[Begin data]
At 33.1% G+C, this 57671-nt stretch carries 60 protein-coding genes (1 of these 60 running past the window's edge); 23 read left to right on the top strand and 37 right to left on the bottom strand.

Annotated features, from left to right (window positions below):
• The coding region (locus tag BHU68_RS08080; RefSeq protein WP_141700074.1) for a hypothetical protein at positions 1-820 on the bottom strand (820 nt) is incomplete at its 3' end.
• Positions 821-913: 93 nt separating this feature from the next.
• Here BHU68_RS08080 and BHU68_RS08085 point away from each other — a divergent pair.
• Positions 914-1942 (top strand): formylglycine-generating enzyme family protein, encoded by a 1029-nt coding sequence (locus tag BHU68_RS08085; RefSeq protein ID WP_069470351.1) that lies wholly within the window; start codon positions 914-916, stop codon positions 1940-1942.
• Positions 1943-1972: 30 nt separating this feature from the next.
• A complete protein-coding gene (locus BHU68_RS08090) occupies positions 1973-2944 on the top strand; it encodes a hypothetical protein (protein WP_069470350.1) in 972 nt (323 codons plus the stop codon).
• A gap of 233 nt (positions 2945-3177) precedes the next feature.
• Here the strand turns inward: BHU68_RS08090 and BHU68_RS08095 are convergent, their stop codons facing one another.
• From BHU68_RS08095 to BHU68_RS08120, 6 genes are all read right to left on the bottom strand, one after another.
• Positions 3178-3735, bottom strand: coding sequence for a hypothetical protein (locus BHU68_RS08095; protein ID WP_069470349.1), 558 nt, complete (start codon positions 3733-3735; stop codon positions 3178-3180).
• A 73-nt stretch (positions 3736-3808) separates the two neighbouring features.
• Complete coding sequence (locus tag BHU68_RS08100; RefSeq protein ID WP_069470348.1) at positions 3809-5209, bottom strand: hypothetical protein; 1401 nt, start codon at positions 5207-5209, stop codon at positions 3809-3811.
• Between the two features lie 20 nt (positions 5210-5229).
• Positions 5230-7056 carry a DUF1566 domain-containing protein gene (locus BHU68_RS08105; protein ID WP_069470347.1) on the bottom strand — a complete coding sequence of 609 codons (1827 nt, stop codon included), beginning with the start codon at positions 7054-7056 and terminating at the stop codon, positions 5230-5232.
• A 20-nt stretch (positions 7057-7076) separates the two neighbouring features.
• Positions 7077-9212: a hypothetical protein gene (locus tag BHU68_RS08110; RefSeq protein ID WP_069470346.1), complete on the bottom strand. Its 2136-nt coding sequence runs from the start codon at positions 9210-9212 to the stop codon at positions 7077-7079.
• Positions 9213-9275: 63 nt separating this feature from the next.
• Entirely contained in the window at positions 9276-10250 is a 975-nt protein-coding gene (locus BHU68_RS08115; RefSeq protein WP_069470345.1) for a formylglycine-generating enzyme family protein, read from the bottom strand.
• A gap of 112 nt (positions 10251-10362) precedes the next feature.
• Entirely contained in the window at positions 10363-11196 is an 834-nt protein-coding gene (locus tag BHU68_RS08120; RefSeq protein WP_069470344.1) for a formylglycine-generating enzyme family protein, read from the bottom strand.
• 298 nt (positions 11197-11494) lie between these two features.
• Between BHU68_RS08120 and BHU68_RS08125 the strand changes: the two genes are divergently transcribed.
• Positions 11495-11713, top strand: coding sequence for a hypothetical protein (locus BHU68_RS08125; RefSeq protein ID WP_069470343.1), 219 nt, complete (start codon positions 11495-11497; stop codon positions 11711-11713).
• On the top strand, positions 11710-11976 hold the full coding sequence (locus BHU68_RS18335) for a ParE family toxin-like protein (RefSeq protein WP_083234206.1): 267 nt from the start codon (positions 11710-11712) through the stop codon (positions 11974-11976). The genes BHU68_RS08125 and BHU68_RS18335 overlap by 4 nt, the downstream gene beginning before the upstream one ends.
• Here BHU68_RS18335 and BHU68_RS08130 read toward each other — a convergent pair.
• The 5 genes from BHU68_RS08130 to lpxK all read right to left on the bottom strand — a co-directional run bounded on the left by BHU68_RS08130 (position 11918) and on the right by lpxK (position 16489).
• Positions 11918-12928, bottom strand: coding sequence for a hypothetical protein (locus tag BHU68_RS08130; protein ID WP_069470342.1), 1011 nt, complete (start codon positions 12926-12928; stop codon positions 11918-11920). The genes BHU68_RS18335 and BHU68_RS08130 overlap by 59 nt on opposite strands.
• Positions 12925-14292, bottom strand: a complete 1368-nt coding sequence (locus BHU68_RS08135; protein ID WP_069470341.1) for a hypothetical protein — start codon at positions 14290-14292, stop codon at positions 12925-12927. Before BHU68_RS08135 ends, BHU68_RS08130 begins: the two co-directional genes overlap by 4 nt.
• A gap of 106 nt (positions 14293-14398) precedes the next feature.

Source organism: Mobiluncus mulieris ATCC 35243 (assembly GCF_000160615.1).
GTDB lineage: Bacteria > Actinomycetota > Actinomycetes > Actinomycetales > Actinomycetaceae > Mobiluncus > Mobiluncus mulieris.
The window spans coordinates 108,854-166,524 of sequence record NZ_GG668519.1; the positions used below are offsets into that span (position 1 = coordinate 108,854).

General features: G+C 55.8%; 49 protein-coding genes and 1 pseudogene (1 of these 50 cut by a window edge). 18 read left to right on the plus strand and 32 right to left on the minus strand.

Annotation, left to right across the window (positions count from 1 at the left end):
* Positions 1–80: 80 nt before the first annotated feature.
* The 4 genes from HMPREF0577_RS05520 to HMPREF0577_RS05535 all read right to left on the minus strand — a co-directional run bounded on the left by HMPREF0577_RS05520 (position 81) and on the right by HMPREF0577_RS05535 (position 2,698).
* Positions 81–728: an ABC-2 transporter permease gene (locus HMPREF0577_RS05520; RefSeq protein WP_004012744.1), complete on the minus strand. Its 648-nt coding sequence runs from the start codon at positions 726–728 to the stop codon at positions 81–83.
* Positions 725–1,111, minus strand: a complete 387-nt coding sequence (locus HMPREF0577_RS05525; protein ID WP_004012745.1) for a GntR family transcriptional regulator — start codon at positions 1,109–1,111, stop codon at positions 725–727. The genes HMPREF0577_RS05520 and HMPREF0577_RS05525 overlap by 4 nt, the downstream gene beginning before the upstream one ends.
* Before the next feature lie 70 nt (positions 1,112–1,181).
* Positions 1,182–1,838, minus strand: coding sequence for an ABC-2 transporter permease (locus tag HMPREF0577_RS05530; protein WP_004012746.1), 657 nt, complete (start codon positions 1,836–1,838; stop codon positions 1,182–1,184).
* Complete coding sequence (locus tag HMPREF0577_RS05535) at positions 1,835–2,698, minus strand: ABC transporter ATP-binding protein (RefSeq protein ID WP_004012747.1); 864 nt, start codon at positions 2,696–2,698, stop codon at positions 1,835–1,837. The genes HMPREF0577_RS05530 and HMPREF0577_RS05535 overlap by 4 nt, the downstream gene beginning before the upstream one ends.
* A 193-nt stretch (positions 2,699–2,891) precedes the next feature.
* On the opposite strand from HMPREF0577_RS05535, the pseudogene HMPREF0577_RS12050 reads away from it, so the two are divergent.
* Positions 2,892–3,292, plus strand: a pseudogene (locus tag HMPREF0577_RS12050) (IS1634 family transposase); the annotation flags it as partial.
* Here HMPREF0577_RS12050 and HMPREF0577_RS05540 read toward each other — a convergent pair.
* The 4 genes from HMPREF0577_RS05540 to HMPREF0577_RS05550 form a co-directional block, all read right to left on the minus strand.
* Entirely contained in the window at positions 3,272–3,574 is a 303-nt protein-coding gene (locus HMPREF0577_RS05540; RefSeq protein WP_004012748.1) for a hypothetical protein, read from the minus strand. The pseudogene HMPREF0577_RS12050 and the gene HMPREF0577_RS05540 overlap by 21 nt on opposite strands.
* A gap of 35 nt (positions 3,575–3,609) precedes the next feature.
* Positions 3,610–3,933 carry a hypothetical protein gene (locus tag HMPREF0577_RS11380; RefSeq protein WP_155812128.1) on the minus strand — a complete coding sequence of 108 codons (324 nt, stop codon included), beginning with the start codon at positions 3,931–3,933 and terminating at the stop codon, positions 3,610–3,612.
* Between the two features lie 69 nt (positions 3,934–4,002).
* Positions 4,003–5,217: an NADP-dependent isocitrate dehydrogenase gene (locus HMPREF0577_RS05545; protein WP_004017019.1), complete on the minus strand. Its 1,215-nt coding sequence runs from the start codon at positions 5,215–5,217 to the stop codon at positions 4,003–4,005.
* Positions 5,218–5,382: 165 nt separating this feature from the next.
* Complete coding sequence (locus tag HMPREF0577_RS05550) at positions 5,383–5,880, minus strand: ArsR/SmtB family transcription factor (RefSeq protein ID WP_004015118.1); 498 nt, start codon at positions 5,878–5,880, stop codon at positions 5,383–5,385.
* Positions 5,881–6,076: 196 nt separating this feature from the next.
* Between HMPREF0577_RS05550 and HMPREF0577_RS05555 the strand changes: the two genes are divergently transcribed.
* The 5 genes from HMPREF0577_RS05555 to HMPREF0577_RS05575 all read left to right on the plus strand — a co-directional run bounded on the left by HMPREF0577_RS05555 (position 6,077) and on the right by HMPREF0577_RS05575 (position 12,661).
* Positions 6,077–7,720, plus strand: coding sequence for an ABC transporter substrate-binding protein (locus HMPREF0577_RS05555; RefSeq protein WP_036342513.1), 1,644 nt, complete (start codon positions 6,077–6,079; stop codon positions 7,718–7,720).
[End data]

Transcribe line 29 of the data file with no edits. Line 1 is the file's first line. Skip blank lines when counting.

• Positions 11918-12928, bottom strand: coding sequence for a hypothetical protein (locus tag BHU68_RS08130; protein ID WP_069470342.1), 1011 nt, complete (start codon positions 12926-12928; stop codon positions 11918-11920). The genes BHU68_RS18335 and BHU68_RS08130 overlap by 59 nt on opposite strands.